RALEIGH, North Carolina (Reuters) - Professional football fans knew that even if the National Football League and its players' union had not resolved their labor dispute, they could rely on John Madden's football videogame to deliver a new season of gridiron action.
The former coach and TV commentator is known by generations of players as just "Madden" because of Electronic Arts' bestselling game franchise, Madden NFL. Since its debut in 1989, over 90 million copies of the game have been sold, including 5.5 million last year. This year, Michael Pachter, video game analyst for Wedbush Morgan Securities, believes sales will be as high as 5.8 to 6 million.
Madden remains an integral part of football and the new Madden NFL 12 videogame that just shipped to retail stores this week. He's also a big part of the NFL, even though his broadcasting days are over.
As much as anyone, Madden is ready for some football, and he took some time to talk about the new videogame, how he spends his Sundays and what the future of football broadcasting might look like in this interview with Reuters.
Q: What's your role with the Madden game franchise today?
A: "I watch all of the games to make sure we get everything in the videogame, including the more exotic defenses that we see these days. We want to make sure that when you play the videogame, if you choose, you can play it the same way any of the NFL teams play it. That's one of things that, if it's in the game, it's going to be in the videogame.
Q: Why did you decide to add head concussions this year?
A: "Concussion awareness is something that is very, very important. If a player is concussed in the video game, they test him on the sideline using the same protocol the NFL uses. If he's ruled 'no go,' he goes into the locker room. You don't see him anymore and he can't come back in and play."
Q: How have you seen the videogame audience evolve?
A: "Sometimes we think videogames are just games for kids, and then once they get out of grammar school or high school, they never play again, but that's when they really start playing. They start when they're young, and then they play all the way through high school, college, and then into the pros. They don't stop playing today."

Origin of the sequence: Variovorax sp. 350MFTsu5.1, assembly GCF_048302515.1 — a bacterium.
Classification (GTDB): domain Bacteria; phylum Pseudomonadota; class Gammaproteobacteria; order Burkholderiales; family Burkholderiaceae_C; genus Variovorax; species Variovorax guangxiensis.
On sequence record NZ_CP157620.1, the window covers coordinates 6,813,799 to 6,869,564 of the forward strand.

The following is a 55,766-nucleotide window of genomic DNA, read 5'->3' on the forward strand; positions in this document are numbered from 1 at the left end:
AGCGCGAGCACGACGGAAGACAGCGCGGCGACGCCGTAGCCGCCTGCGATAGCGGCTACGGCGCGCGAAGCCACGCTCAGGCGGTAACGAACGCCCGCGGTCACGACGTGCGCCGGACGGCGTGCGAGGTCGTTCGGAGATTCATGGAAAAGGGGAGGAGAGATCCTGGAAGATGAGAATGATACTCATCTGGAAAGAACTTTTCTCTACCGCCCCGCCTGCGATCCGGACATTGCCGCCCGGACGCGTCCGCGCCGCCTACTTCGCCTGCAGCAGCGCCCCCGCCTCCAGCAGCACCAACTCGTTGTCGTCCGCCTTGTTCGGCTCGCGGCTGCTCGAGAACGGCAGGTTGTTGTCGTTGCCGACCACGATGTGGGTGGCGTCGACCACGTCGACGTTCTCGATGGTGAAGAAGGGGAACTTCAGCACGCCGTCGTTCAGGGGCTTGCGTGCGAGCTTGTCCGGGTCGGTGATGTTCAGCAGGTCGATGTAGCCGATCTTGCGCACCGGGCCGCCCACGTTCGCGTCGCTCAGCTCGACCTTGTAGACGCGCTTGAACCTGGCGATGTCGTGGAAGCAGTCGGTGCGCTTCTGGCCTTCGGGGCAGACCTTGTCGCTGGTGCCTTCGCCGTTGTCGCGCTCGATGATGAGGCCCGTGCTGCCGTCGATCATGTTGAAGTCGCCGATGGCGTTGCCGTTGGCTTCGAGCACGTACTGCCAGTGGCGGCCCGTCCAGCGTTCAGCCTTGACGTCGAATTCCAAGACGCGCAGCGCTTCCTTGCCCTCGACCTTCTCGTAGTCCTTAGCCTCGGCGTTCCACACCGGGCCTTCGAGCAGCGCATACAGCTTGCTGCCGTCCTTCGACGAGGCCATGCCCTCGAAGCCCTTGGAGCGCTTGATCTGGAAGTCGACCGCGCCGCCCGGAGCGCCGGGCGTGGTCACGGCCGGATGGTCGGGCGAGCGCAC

Q: When did you know Madden NFL had become something more than just a videogame? Really, it's a football phenomenon.
A: "I think when I started hearing all the players talking about the videogame and bragging about how good they were at it, that's when I knew this game was something special. That goes back years ago, but it got there relatively quickly."
Q: What's a typical Sunday like for you, now, during the regular season?
A: "In all the years that I've been in football -- I went directly from coaching to broadcasting -- I never really had a lot of experience watching it. I have this set-up at my house where I have one big movie theater screen that's 9 ft. by 16 ft. Then, I have nine 63-inch monitors around it; four on either side and one underneath. So I get all nine, one o'clock games and I can switch them onto the big screen. That's what I do on the Sundays during the season."
Q: Do you feel like you watch football differently after being in the broadcast booth for so many years?
A: "You have to realize that there's a decision that has to be made on what you show in a football broadcast. Anyone that ever tells you they watch football on TV differently -- they watch the safeties, they watch the defense. You don't watch whatever you want; you watch what they give you. That, to me, I think is a bigger thing, what they give you. There are 22 guys out there doing something on every play, and you don't see all 22 of them. The choice is, which part of all 22 are they going to show live, and which are they going to show in replay."
Q: How would you like to see football broadcasts evolve?
A: "I'd like to see another camera that would start with the defense and go back with the defense, and then put that up in a quarter of the screen with a picture-in-picture. You could then watch both offense and defense. That's where we're going to be someday. If you don't like that, then you just push a button and it turns it off.
Q: What do you enjoy beyond football?
A: "I tried golf for a while, but I wasn't very good at it, so I didn't play a lot of golf. I enjoy all sports, not just football. I like basketball, baseball, and I got into the World Cup. So really, sports in general are my life, and football specifically."
Editing by Bob Tourtellotte